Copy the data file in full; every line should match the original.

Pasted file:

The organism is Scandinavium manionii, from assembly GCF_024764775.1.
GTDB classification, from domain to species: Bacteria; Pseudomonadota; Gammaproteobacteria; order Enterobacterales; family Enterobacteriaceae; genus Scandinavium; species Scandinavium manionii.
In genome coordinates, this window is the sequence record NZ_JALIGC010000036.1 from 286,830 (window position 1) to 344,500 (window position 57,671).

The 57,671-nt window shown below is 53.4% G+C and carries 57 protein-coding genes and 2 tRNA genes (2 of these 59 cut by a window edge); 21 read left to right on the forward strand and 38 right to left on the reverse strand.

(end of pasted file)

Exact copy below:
The organism is Scandinavium manionii, from assembly GCF_024764775.1.
GTDB classification, from domain to species: Bacteria; Pseudomonadota; Gammaproteobacteria; order Enterobacterales; family Enterobacteriaceae; genus Scandinavium; species Scandinavium manionii.
In genome coordinates, this window is the sequence record NZ_JALIGC010000036.1 from 286,830 (window position 1) to 344,500 (window position 57,671).

The 57,671-nt window shown below is 53.4% G+C and carries 57 protein-coding genes and 2 tRNA genes (2 of these 59 cut by a window edge); 21 read left to right on the forward strand and 38 right to left on the reverse strand.